Strengthening Constitutional Self-Government

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Grade inflation as civil rights issue?

University of Alabama historian David Beito is in the news again. Last we heard of him he was fighting a lonely, valiant battle to get the American Historical Association to denounce campus speech codes. His latest target is the epidemic of grade inflation, but he’s using a novel approach. From his position as Chair of Alabama’s Advisory Committee to the United States Commission on Civil Rights, he’s making an argument that the Left will find difficult to challenge--that grade inflation hurts African-Americans disproportionately.

"Especially on a campus with relatively few black students, when you’re handing out A’s like candy, grades are devalued and we have no way to measure merit. Minorities are hardest hit when they can’t be rewarded on merit."

He is joined in his effort by Charles Nuckolls, Alabama professor of anthropology, who calls grade inflation "a form of theft," since it undermines the value of a grade earned by hard work. Their proposed solution--not particularly original, but praiseworthy nonetheless--is for college transcripts to include, along with the grade for each class, the grade distribution in that class.

That Beito and Nuckolls are to be applauded for this goes without saying. However, I’m skeptical about their prospects for success, up against a student body and a university administration that both benefit from high student grades. What would really help is if employers would come forward and demand an end to grade inflation. If they would point out that transcripts today are virtually useless in identifying talented job candidates, this might have some effect. Educators might sober up by being reminded that the more that grades become unreliable indicators of student performance, the more graduate schools and employers will fall back on standardized test scores in making hiring decisions.

Discussions - 6 Comments

Is grade inflation only an issue in the humanities? It seems that in math and science one's test scores could not be "inflated" (that is, they have a uniform grading scale, every question is objective, and one's grade is based almost entirely on test performance). If so, then perhaps the humanities should stop grading altogether, and instead the teacher should write-up a one paragraph summary on each student or something. English and Philosophy do not lend themselves to a simple evaluation, and it may be time to replace letter grading with something more detailed.

I think that approach is a non-starter. Grade inflation helps everyone but the best students -- they are the ones whose "currency" gets devalued. It's a kind of redistribution at the expense of the truly gifted and motivated.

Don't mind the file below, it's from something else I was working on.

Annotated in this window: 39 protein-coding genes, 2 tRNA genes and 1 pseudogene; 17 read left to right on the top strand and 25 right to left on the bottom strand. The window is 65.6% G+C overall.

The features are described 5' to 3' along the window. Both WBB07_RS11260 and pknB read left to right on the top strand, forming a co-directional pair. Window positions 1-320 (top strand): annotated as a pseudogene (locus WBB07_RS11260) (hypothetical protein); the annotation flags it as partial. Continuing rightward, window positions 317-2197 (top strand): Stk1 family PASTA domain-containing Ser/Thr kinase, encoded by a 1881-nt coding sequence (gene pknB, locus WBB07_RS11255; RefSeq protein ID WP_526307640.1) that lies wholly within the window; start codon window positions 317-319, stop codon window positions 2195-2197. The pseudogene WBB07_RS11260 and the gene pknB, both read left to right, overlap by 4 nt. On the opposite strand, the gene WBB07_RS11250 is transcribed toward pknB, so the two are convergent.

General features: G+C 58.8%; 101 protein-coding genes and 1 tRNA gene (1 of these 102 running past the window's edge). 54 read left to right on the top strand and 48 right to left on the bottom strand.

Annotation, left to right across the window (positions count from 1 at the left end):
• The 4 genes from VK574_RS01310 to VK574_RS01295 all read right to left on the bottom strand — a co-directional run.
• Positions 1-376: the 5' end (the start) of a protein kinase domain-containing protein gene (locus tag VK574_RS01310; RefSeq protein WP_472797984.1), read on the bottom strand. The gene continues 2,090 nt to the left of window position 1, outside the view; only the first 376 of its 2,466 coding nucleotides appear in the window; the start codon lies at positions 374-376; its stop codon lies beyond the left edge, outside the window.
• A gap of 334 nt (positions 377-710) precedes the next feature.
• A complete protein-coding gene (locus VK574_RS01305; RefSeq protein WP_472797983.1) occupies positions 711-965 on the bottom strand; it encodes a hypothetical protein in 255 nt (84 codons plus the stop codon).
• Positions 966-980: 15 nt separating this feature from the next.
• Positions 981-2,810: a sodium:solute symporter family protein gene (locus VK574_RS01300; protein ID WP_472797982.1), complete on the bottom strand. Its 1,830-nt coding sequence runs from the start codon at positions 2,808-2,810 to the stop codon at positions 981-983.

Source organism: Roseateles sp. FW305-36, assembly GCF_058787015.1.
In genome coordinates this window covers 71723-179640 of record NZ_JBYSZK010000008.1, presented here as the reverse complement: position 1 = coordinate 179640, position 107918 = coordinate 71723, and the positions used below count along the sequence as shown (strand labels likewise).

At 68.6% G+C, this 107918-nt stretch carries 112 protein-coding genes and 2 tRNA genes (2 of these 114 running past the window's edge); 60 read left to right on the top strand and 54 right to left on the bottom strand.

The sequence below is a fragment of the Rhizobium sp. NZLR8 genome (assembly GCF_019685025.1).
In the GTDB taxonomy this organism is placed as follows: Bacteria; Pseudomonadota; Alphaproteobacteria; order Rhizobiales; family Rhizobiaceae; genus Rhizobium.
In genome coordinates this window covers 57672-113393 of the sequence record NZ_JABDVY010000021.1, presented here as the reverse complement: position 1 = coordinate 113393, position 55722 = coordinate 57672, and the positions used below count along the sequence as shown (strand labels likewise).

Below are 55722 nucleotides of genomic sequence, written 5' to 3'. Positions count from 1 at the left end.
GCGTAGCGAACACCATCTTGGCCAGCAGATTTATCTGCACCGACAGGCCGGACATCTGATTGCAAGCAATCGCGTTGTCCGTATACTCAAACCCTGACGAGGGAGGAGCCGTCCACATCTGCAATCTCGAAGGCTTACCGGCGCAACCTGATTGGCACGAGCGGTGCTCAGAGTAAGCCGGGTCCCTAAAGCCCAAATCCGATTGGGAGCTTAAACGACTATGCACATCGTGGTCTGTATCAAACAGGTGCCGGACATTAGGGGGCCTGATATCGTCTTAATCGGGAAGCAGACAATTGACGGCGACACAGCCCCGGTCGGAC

And it won't get better until student evaluated teaching ceases to be used in promotions and raises (I assume this type of evaluation is used at most colleges/universities?). Since that's very unlikely to happen, I think the whole issue is a cul-de-sac. Conservative academicians should put their energies elsewhere (say, like hiring more of their own kind?).

And finally, engaging in this special pleading for minority students is a Leftist trick. We shouldn't be encouraging it. The right to be recognized for true merit knows no color barrier -- tradition-minded professors shouldn't play into the Left's hands in this fashion.

My university adopted a fairly simple way of combating grade inflation. It began to post the class average beside the student's grade on the transcript. Employers can see a student's A is meaningless when the class average is also an A. You can imagine which faculties squawked about implementing this. But since then even those faculties have seen a more reasonable grade distribution come about.

I have alluded to this before: When my department conducts its 5-year program review, it reports (voluntarily) correlations among overall GPA, Psychology GPA and the standardized subject exams that seniors take as one part of their Comprehensive exams.

In contrast, our college recently underwent an accreditation review, and our Education Program was noted for its grade inflation.

In my view, we could save a great deal of money by scaling back the NCLB standardized tests, and scale UP an investigation into grade inflation among Education programs everywhere. I have known a few such programs, and they have all shared that one characteristic. The cumulative fall-out from the practice in Education in particular is nearly criminal.

This issue also strikes me as one where Left and Right might unite.

Their proposed solution -- not particularly original, but praiseworthy nonetheless -- is for college transcripts to include, along with the grade for each class, the grade distribution in that class.

Not particularly original, but also not particularly valid. The grade distribution across many courses and a large population of students will (if not inflated) look something like a normal curve. But it is a fallacy to assume -- as Beito and Nuckolls do -- that smaller, individual courses will similarly reflect the norm. Half or more of a class of, say, 15 students (a self-selected sample) might earn A’s without any bias by the grader.

You're right, Lila. In my upper-division courses it's not unusual for something like a third of the students to get As, and it's rare that a student gets worse than a B- (our majors are particularly good). On the other hand, that tends to be balanced out by my Western Civ courses, which a wide variety of students take, and where the average grade is something like a C+.

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